Author: Renata Issakhanova, BEng Mechanical Engineering, University of Aberdeen
Project: Trophic structure and functioning of the macrofauna community in Loch Creran investigated via dual stable isotope labelling experiments
As a first-year mechanical engineering student, my expertise in environmental research was restricted to lab-related assignments within two optional chemistry courses that I took during that year. However, marine biology was something that I was excited about dating back to middle school and a compelling career path that I was interested in exploring. Due to my current academic program being distantly related to environmental sciences, I lacked practical experience in the field and when I got notified by the chemistry department at my university about the Quadrat research placement scheme, I instantly recognized this opportunity to be very interesting. I was even more delighted when I came across the topic that I was particularly curious about and made my ultimate decision to apply.
I was very lucky to have been chosen to participate in this research alongside the amazing team of two supervisors – Anton and Ursula, as well as another REP student – Emily. The project goal was to investigate the trophic arrangement of different macrofaunal species in Loch Creran from their feeding relationship within the ecological system. The results were planned to be obtained by the dual stable isotope labelling involving carbon-13 and nitrogen-15. This experiment included implementing the isotopes in the environment of Loch Creran and analysing the hierarchical arrangements upon comparison with the original signatures of the macrofauna.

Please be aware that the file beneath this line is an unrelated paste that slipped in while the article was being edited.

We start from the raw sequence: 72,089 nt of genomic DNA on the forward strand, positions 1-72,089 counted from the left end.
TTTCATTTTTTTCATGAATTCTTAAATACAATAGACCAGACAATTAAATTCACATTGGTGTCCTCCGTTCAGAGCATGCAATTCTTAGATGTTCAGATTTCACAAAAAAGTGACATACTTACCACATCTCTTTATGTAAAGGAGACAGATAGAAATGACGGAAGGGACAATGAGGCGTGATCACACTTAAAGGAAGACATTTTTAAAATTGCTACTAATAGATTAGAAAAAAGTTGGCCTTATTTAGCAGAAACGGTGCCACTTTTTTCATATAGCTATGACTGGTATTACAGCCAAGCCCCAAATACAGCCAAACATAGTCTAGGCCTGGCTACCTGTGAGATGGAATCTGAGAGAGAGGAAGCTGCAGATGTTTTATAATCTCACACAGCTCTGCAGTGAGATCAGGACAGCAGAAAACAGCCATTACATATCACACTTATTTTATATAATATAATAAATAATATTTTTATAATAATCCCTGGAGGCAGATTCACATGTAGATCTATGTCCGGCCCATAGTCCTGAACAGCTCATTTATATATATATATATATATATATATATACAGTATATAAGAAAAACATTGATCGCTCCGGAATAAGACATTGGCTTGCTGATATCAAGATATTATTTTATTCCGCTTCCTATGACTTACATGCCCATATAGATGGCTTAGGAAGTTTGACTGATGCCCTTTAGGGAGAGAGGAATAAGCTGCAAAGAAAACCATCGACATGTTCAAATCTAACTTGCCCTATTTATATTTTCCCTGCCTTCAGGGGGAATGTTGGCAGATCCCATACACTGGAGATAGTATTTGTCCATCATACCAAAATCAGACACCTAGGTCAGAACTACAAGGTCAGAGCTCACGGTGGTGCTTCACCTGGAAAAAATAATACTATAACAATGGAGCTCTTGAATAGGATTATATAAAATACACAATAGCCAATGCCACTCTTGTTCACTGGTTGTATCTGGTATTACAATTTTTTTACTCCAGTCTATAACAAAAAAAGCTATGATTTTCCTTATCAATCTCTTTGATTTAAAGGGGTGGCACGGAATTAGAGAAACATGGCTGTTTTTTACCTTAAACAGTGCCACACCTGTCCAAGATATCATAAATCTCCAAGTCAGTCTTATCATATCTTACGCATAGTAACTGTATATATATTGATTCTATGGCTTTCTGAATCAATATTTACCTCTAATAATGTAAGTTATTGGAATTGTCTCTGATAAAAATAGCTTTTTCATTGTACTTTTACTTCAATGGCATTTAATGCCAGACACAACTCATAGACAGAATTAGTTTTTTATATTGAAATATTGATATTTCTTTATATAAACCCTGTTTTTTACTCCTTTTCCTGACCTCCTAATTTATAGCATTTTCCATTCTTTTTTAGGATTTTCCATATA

Our work as research interns focused on a broad set of tasks relating to the analysis of collected core samples via assortment, identification, and preparation for SIA. In the first few weeks of my placement, I and another REP student had the opportunity to go on a field trip to collect some samples from the Ythan estuary, located just north of Aberdeen. I particularly enjoyed taking close-up pictures and identifying taxonomic levels of the found aquatic species, despite it being confusing and difficult at times due to the complexities of different types of polychaetes and gastropods. Another part of the sample processing included drying up, acidification (if needed to dissolve any hard shells), weighing, and packing the ground organic matter powder into tin balls no bigger than 1 cm. I found this part of the experiment to be the most challenging due to how precise and stable my movements needed to be to satisfy the weight requirements and avoid sample contamination.
Ultimately, the bulk of the internship period was centered around processing cores from Loch Crenan, which the team acquired prior to my involvement. The approach was very similar to the management of the Ythan samples, additionally involving manual extraction, rinsing, and extensive search of any fauna in the samples under a microscope.
Due to the research extending beyond the period of my 10-week internship, I did not have an opportunity to take a look at the isotope-labeling data for Loch Crenan, but I hope to keep in touch with my supervisors and stay up to date with the results of the project.
I am truly grateful for such an incredible opportunity to partake in this scheme; I gained not just academically beneficial skills but also met incredibly competent people who kindly guided me and from whom I was able to learn over the duration of the placement. Through the weekly meetings that we had with people from other projects and the various lab and field work, I received practical experience in environmental research and learned very insightful information that definitely made me more curious about pursuing a career in this industry. My experience during this program was invaluable and nonetheless, very fun 🙂